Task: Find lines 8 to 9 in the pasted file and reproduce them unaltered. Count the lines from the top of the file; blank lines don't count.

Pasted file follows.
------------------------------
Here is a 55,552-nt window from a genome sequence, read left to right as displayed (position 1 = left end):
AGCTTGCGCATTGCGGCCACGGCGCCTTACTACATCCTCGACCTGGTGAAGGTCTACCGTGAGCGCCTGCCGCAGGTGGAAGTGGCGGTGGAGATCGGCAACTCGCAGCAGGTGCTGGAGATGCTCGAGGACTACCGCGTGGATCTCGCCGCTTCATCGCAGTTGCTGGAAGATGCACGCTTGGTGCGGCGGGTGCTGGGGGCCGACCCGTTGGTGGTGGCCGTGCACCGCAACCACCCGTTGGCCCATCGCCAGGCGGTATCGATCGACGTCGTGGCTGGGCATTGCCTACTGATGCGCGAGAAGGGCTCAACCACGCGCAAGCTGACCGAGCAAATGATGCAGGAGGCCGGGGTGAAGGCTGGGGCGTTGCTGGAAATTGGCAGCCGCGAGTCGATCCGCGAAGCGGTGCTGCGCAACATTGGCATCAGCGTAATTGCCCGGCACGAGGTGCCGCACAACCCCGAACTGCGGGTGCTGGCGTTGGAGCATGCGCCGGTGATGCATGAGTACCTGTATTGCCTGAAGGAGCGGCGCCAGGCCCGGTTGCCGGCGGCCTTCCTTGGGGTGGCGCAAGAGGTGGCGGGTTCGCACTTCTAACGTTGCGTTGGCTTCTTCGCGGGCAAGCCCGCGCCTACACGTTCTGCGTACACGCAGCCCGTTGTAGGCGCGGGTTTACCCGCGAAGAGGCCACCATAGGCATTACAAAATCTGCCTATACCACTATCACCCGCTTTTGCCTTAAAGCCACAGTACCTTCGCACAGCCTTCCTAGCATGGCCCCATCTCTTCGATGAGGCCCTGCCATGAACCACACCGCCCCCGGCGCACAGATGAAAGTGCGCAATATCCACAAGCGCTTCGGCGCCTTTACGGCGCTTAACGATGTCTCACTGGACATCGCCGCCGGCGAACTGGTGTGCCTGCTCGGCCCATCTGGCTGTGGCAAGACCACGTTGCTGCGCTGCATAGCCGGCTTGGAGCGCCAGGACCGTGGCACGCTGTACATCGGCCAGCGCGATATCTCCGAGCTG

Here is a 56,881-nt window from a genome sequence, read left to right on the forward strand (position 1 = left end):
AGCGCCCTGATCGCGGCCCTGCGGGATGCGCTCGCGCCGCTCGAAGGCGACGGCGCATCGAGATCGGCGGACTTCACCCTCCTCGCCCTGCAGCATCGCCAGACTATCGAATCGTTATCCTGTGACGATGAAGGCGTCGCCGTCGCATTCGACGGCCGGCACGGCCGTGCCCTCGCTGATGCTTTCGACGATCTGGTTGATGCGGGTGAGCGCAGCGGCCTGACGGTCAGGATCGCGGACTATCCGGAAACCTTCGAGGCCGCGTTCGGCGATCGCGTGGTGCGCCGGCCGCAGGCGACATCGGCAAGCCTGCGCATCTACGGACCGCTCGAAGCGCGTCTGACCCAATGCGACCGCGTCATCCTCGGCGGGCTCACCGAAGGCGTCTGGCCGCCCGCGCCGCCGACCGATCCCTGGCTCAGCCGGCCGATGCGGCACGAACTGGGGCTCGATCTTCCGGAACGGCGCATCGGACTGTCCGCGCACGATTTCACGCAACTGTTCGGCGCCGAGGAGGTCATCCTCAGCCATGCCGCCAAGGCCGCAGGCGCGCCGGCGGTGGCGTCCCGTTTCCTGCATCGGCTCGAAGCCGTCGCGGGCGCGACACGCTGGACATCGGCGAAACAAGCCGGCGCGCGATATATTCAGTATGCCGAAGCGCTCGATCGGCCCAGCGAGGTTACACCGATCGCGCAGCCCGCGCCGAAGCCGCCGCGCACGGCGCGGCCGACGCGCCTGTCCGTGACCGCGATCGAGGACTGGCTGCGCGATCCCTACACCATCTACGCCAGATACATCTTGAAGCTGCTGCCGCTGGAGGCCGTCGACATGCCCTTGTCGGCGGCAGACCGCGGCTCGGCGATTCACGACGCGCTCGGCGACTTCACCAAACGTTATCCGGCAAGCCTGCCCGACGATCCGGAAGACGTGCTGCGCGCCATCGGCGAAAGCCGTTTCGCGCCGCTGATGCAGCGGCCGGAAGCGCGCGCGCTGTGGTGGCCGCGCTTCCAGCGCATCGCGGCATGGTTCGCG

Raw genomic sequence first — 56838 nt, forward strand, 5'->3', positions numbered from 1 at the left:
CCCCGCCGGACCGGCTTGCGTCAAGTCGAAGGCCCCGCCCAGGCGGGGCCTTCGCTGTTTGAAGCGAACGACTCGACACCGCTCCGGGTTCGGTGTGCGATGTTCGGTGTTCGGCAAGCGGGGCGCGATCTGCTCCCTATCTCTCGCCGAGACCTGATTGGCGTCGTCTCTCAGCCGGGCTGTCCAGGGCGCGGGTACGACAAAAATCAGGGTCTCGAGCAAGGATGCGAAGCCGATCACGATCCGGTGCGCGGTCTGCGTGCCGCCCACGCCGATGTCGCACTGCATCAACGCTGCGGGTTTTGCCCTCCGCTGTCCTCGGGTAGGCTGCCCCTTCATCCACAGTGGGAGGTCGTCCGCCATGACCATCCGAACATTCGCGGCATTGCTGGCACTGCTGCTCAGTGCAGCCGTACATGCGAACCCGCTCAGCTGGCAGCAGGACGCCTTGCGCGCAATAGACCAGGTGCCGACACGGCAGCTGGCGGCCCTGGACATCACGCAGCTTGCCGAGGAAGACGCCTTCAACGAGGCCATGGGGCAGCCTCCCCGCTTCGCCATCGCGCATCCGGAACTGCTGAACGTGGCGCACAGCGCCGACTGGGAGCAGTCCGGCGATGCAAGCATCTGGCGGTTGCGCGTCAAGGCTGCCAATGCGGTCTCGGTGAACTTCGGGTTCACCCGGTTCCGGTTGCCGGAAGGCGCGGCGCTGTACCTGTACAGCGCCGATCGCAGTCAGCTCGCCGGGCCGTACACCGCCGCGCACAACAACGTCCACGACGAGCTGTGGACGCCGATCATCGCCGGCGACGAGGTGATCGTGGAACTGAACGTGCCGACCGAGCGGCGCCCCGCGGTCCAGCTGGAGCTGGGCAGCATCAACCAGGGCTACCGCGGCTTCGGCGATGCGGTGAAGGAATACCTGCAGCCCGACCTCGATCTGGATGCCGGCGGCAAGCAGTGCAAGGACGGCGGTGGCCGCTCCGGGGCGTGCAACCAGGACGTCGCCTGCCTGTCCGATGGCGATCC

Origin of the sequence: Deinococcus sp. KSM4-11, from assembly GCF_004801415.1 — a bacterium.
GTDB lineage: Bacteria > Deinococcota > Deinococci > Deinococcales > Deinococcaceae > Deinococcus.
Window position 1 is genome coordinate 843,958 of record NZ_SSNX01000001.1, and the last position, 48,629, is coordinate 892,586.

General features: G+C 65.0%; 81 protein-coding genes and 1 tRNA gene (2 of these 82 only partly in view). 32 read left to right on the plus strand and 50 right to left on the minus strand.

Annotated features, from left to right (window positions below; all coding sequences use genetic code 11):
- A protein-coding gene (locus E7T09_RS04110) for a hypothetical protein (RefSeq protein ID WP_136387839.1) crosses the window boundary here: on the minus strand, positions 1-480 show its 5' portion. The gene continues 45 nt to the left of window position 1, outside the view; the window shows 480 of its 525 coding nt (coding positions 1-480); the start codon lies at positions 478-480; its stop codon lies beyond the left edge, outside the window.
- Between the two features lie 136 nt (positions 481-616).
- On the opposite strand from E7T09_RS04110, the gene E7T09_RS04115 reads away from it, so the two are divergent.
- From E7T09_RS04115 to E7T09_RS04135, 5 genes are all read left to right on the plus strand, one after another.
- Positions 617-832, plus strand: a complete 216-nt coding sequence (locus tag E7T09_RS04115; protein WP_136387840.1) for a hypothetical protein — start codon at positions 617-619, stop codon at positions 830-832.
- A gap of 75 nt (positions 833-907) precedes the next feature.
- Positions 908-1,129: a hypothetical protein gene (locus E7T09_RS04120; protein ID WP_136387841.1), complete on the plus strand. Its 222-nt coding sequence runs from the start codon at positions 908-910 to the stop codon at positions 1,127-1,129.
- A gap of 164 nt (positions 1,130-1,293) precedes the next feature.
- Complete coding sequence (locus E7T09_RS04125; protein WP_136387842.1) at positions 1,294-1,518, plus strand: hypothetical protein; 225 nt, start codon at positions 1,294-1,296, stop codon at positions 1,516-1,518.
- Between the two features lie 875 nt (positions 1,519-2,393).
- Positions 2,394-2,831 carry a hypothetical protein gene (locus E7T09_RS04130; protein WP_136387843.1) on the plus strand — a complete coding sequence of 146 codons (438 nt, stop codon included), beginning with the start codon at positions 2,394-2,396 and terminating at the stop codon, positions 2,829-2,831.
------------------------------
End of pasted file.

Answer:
GTDB lineage: Bacteria > Deinococcota > Deinococci > Deinococcales > Deinococcaceae > Deinococcus.
Window position 1 is genome coordinate 843,958 of record NZ_SSNX01000001.1, and the last position, 48,629, is coordinate 892,586.